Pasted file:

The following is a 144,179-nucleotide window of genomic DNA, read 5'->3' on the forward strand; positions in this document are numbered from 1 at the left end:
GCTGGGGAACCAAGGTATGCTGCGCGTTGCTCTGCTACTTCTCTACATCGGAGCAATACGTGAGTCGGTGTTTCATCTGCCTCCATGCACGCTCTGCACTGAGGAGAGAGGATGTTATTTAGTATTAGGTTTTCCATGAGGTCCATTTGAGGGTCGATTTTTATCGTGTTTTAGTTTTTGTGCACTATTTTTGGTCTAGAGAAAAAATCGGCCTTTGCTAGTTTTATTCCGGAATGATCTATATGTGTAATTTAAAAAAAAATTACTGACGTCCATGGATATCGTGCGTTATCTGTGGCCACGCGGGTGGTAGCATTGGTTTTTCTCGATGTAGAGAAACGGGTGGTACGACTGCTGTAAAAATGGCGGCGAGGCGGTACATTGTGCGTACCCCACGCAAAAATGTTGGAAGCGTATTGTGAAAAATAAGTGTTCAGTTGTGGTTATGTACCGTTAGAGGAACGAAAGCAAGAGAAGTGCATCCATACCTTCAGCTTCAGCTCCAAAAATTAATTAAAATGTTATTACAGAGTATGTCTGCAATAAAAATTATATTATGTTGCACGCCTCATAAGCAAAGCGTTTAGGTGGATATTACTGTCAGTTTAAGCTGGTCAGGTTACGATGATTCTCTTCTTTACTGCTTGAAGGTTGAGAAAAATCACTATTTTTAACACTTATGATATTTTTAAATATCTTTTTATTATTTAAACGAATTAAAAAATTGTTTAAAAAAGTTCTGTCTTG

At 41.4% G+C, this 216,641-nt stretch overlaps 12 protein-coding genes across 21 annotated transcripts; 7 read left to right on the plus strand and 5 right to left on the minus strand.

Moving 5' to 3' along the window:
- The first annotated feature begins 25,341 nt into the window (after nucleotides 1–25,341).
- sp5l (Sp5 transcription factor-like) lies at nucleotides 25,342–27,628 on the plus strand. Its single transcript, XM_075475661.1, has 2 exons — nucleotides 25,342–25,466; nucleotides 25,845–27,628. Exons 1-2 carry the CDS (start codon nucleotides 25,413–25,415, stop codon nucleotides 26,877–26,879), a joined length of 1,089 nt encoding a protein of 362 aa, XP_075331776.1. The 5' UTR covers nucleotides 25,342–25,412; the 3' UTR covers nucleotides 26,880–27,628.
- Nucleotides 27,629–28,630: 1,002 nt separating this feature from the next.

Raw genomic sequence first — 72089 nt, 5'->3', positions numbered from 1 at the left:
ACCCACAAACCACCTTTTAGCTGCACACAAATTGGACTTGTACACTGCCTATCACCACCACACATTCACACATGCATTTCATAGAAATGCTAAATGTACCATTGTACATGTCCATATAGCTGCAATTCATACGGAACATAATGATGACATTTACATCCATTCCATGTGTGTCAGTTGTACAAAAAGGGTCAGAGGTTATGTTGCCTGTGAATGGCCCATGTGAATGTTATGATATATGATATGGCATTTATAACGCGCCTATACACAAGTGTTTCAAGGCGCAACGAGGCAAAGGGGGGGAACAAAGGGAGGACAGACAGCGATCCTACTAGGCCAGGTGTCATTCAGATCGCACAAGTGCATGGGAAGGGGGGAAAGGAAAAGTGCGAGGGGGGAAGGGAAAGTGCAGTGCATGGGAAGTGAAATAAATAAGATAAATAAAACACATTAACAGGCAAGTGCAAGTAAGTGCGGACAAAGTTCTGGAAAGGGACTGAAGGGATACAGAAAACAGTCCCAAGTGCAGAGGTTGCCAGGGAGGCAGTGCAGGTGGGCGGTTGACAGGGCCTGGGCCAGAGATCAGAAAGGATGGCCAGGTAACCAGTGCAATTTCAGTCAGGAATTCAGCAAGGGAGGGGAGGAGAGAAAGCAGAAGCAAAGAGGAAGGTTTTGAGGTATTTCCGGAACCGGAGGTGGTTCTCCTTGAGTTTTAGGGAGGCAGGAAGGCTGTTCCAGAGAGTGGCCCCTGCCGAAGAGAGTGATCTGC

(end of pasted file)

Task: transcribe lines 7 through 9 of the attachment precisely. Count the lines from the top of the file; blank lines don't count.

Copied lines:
- Nucleotides 27,629–28,630: 1,002 nt separating this feature from the next.

Raw genomic sequence first — 72089 nt, 5'->3', positions numbered from 1 at the left:
ACCCACAAACCACCTTTTAGCTGCACACAAATTGGACTTGTACACTGCCTATCACCACCACACATTCACACATGCATTTCATAGAAATGCTAAATGTACCATTGTACATGTCCATATAGCTGCAATTCATACGGAACATAATGATGACATTTACATCCATTCCATGTGTGTCAGTTGTACAAAAAGGGTCAGAGGTTATGTTGCCTGTGAATGGCCCATGTGAATGTTATGATATATGATATGGCATTTATAACGCGCCTATACACAAGTGTTTCAAGGCGCAACGAGGCAAAGGGGGGGAACAAAGGGAGGACAGACAGCGATCCTACTAGGCCAGGTGTCATTCAGATCGCACAAGTGCATGGGAAGGGGGGAAAGGAAAAGTGCGAGGGGGGAAGGGAAAGTGCAGTGCATGGGAAGTGAAATAAATAAGATAAATAAAACACATTAACAGGCAAGTGCAAGTAAGTGCGGACAAAGTTCTGGAAAGGGACTGAAGGGATACAGAAAACAGTCCCAAGTGCAGAGGTTGCCAGGGAGGCAGTGCAGGTGGGCGGTTGACAGGGCCTGGGCCAGAGATCAGAAAGGATGGCCAGGTAACCAGTGCAATTTCAGTCAGGAATTCAGCAAGGGAGGGGAGGAGAGAAAGCAGAAGCAAAGAGGAAGGTTTTGAGGTATTTCCGGAACCGGAGGTGGTTCTCCTTGAGTTTTAGGGAGGCAGGAAGGCTGTTCCAGAGAGTGGCCCCTGCCGAAGAGAGTGATCTGC